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Almost half of victims tell Inquiry they were under eight when sexual abuse began

22 October 2019

New research from the Independent Inquiry into Child Sexual Abuse has found most victims and survivors who have come forward to the Truth Project were sexually abused by age 11 (79 percent), and almost half of victims (46 percent) were under eight when the abuse began. The Inquiry also heard that nearly half of all child sexual abuse (45 percent) is perpetrated by someone in the victim’s family. 

More than 4,000 survivors of child sexual abuse have now shared experiences with the Truth Project in England and Wales. Of these, 3,265 personal accounts have been analysed for research purposes. 

Today, the Inquiry is also publishing a further 80 Experiences Shared with the Truth Project. These accounts show that even when victims came forward to report abuse to those in authority, they were encouraged to stay silent, ignored or threatened. 

Victims were warned by those in authority, including the police and social services, that their accusations could ‘ruin’ the lives of perpetrators. Others were dismissed as ‘attention seekers’, or behaved badly at school, but the signs were not picked up by their teachers. 

86 percent of survivors told the Inquiry the abuse had a long term impact on their mental health, with over a third reporting depression (37 percent).

Chris Tuck, a member of the Inquiry’s Victims and Survivors Consultative Panel, said:

“I am a survivor of child sexual abuse, and I helped to design the Truth Project. It is a welcoming, supportive place where victims and survivors can share our experiences and put forward recommendations for change.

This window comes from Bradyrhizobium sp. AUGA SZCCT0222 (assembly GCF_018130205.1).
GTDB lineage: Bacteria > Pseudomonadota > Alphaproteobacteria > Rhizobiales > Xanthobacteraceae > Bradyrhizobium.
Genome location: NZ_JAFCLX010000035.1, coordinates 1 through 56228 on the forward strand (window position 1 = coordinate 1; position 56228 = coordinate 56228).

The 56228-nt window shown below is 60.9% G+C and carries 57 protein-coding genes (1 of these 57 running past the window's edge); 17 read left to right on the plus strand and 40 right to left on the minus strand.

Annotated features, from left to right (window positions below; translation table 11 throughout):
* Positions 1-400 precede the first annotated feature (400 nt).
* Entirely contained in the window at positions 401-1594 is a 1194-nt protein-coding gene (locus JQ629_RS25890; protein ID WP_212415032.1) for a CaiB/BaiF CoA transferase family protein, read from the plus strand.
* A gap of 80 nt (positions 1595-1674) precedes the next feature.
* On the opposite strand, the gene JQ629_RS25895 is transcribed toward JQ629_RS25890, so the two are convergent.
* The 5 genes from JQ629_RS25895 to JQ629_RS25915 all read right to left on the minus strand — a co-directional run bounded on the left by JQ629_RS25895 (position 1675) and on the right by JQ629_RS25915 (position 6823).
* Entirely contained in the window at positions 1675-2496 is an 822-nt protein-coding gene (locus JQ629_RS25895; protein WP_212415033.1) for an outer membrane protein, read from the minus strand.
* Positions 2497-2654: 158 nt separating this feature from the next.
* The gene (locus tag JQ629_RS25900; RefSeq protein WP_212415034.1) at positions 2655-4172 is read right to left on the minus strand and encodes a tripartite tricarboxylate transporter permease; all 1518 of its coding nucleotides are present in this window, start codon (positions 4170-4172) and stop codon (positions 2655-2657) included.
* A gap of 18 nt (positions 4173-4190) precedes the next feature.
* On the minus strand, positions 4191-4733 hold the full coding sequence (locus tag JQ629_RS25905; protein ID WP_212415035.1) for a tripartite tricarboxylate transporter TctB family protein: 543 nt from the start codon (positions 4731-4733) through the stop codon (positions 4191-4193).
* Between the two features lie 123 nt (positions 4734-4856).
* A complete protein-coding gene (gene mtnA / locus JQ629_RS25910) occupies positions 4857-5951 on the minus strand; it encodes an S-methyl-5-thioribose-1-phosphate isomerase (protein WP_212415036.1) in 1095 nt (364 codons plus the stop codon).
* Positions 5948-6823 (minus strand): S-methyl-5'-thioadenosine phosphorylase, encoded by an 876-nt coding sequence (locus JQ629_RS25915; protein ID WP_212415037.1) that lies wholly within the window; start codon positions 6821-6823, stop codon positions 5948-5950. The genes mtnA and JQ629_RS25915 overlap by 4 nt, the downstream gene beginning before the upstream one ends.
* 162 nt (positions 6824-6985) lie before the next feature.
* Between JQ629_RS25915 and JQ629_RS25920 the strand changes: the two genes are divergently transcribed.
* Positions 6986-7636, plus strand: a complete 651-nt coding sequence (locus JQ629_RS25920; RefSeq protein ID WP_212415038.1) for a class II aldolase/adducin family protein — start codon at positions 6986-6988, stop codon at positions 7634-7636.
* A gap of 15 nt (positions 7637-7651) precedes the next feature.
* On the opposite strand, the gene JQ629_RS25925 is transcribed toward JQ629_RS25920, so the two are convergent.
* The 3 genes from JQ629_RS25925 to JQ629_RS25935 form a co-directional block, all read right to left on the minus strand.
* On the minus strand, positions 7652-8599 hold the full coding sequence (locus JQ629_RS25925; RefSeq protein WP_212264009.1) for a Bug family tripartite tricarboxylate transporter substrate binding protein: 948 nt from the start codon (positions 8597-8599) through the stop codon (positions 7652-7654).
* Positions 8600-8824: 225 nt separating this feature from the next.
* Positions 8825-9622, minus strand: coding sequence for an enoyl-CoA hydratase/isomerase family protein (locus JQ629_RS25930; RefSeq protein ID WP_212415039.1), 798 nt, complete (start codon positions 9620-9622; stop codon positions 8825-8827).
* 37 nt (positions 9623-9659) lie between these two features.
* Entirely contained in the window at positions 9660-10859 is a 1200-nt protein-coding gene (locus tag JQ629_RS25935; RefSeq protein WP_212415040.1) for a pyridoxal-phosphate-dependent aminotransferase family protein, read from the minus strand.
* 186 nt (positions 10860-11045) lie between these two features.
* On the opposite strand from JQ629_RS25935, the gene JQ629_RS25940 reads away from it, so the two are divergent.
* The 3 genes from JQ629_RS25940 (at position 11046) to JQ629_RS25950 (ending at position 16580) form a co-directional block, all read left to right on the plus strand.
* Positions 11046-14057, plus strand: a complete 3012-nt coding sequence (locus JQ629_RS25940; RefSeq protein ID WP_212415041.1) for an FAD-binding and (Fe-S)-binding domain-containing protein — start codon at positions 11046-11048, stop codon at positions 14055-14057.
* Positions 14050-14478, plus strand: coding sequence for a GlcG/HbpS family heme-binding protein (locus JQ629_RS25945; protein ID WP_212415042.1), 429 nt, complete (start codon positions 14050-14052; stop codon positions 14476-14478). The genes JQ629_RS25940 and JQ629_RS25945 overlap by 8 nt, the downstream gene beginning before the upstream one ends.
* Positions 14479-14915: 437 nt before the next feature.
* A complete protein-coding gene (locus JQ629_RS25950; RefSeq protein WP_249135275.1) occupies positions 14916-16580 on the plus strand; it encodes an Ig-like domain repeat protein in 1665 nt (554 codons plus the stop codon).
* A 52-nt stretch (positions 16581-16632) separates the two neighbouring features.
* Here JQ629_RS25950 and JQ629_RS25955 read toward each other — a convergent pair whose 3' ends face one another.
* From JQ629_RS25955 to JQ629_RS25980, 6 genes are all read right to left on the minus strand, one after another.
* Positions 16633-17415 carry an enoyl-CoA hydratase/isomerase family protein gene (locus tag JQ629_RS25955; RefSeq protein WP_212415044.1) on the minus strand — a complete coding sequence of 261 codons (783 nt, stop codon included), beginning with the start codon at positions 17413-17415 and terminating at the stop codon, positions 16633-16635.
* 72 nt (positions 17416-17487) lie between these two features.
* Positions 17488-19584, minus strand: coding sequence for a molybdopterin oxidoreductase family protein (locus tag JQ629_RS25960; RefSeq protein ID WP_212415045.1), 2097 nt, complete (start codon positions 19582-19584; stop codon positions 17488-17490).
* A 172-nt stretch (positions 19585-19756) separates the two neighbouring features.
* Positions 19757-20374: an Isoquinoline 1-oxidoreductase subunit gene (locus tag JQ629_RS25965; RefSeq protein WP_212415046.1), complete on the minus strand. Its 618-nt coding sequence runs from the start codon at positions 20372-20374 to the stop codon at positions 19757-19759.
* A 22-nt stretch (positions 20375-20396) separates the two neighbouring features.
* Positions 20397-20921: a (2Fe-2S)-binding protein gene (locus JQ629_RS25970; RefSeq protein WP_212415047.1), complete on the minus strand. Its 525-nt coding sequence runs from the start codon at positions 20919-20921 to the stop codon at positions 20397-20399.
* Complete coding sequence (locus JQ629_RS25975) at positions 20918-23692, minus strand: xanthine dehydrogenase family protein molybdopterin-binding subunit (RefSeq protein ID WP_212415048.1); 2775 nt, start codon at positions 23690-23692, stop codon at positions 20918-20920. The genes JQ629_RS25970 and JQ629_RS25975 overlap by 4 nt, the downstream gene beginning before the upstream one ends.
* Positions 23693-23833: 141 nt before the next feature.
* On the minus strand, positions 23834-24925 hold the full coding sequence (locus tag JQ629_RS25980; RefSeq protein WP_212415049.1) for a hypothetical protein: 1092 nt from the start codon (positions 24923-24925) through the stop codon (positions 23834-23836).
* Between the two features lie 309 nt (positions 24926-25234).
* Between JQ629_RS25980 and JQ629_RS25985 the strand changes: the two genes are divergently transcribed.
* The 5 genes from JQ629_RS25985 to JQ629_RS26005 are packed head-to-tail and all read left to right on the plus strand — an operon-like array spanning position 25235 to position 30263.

“If we are to protect future generations of children, we need to listen to those who have experienced abuse and learn from them about what went wrong, why it went wrong and what we can put in place to stop it going wrong in the future.” 

Drusilla Sharpling, head of the Truth Project, and a Panel member said:

“Thousands of victims and survivors have helped the Inquiry to understand the depth and breadth of the institutional failures that led to children being sexually abused.

“The information victims and survivors share with us are a vital part of the Inquiry’s work and will contribute to our final recommendations.”    

Survivors of child sexual abuse who would like to share their experiences in writing, over the phone or in person can get in touch with the Inquiry's Truth Project. Visit www.truthproject.org.uk or email share@iicsa.org.uk

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